Cert: 15 Runtime: 132 mins Director: Clint Eastwood Cast: Bradley Cooper, Sienna Miller and Kyle Gallner
If you think that this war isn’t changing you you’re wrong. You can only circle the flames so long.
American Sniper caught everyone by surprise this year, two major Academy Award nominations in best picture and actor. It has also caused some controversy, I have seen a lot of hateful social media towards Muslims since it’s release. I’ve found this disgusting and beyond the point of this film. I decided not to watch this for a few weeks due to the issues and watch it with a clear mind. What is American Sniper about? Having been raised by a religious father who impressed upon him the importance of fighting evil, Chris Kyle (Bradley Cooper) signs up for brutal Navy SEAL training. He’s quickly shipped off to Fallujah, where his role as a marksman is to protect his brothers-in-arms. It’s a nerve-shredding task, requiring him to make split-second distinctions between civilians and enemy combatants. Such is Chris’s skill and pinpoint accuracy that he saves countless lives and earns the nickname ‘Legend’. But this also means that insurgents soon put a price on his head.Even if this were not based on a true story, if Chris Kyle had been a fictional character, I do not feel the film did enough to investigate him. There was the scene that from his childhood where his father told him that in that family they did not raise sheep or wolves, but rather sheepdogs. This was our evidence that Kyle had a savior complex, but I don’t think it was enough. There was the scene, again as a kid, where Kyle’s dad praises his son’s take down of a deer and that he had a special talent.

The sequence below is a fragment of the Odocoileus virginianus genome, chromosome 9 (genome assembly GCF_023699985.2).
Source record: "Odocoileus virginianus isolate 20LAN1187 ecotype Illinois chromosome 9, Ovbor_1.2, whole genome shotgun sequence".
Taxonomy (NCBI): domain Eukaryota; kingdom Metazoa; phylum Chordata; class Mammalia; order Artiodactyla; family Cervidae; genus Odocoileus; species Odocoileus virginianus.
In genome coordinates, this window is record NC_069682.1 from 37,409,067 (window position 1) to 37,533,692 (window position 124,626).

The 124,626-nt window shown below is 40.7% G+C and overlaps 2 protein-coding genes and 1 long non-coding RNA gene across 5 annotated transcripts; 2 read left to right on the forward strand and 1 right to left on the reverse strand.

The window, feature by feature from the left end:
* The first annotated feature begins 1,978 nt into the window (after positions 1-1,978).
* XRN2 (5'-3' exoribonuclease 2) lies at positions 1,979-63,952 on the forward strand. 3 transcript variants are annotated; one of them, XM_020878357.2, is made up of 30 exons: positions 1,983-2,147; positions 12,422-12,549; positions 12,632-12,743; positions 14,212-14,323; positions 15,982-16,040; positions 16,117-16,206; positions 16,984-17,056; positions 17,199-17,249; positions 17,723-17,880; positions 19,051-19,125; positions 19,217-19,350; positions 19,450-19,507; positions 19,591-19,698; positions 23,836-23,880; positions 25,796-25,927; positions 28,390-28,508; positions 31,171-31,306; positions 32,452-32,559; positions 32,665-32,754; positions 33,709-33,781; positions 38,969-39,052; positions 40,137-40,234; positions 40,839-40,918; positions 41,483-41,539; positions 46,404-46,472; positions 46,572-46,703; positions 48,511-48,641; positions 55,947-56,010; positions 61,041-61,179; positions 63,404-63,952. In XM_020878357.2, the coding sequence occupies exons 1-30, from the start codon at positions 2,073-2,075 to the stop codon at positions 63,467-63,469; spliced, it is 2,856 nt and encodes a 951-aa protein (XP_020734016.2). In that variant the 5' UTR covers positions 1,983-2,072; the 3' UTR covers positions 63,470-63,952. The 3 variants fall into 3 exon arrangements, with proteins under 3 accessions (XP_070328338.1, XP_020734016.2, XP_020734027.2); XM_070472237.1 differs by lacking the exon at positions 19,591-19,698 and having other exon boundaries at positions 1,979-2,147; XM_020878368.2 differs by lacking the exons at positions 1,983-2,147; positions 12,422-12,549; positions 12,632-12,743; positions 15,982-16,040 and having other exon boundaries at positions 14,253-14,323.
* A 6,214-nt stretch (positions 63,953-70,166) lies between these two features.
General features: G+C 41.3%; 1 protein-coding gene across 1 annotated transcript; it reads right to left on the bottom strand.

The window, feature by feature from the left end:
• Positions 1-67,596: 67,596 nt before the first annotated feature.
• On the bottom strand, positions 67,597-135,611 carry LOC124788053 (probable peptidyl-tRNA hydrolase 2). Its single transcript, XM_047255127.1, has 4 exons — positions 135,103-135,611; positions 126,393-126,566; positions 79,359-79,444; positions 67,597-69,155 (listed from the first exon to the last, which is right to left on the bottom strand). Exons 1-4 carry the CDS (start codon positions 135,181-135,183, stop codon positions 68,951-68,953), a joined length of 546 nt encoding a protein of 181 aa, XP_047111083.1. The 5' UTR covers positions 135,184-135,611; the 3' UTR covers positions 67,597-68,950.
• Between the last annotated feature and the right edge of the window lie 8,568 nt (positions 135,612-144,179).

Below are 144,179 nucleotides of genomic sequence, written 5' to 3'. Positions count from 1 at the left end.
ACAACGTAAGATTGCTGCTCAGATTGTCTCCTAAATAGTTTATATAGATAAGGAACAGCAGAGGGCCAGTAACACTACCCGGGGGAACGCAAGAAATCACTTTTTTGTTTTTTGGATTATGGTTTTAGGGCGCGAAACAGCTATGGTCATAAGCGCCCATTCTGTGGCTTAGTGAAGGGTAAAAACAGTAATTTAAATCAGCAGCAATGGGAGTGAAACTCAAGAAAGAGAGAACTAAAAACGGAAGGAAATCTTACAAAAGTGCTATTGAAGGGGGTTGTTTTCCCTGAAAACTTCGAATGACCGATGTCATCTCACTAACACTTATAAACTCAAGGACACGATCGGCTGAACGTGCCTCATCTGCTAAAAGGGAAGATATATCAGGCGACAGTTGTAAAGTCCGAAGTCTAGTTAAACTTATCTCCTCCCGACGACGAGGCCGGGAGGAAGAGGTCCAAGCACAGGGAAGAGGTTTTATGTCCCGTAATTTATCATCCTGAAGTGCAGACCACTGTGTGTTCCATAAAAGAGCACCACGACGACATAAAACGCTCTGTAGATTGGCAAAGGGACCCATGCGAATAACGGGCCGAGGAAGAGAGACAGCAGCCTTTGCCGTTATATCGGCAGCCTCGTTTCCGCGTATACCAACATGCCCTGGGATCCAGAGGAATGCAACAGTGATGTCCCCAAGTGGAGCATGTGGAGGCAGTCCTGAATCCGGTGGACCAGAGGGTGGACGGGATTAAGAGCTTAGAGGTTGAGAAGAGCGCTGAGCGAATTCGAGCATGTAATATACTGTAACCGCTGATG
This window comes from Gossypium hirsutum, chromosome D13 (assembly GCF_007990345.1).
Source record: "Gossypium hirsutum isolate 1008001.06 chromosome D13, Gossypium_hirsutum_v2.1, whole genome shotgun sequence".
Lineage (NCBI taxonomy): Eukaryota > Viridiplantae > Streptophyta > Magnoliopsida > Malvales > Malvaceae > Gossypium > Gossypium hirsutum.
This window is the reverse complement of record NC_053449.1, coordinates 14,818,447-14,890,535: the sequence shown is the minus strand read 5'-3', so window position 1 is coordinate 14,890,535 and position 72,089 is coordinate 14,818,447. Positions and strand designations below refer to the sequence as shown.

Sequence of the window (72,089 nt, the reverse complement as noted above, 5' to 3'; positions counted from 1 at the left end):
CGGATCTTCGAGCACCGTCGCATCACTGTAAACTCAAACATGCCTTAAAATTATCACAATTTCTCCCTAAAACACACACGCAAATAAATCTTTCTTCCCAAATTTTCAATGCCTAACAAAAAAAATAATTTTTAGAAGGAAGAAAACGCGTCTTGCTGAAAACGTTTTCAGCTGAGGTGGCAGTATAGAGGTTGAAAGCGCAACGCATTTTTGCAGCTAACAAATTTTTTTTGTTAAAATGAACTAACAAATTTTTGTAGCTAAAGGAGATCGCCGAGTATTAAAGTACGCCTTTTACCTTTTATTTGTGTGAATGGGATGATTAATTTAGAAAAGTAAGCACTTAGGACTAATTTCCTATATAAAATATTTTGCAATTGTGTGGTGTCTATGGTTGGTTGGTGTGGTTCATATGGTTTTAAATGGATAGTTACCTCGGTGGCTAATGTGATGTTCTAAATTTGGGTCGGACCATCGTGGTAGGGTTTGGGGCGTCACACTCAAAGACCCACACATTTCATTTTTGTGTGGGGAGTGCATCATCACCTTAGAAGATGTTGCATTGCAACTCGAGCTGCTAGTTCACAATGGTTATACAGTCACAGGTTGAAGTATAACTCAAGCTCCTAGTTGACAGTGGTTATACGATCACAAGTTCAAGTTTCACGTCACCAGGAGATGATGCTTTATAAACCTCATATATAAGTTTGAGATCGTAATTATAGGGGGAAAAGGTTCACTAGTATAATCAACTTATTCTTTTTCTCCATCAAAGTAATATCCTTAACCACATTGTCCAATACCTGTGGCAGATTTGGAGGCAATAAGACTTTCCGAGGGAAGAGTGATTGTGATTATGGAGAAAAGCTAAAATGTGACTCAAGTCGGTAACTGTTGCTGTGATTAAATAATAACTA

Again, not enough depth to explain what made Kyle ticked. Instead we have four tours of duty played out in full and monotonous detail. I became more invested when Kyle was between tours and back home, trying to fit into life. If these tours were used more as flashbacks and related more through comparison and contrast into that “ordinary” life a better pacing would have been achieved.I read that Steven Spielberg had almost made this move and that he had taken a slightly different approach as an entry point. He would have brought the enemy sniper more into focus. Showing that the two snipers were two sides of the same coin and that perhaps war isn’t about good and evil or if it is, it is from the vantage of where you stand. Maybe this would have been too similar to Enemy at the Gates, I’m not sure. I do think it would have made the movie more interesting for me at least.I do know several people that liked this movie. People that are reasonable and intelligent and who hold opinions that I would usually consider. For me, even with a worthy performance from Bradley Copper, the movie was too one dimensional and for that I would not be fast in recommending it.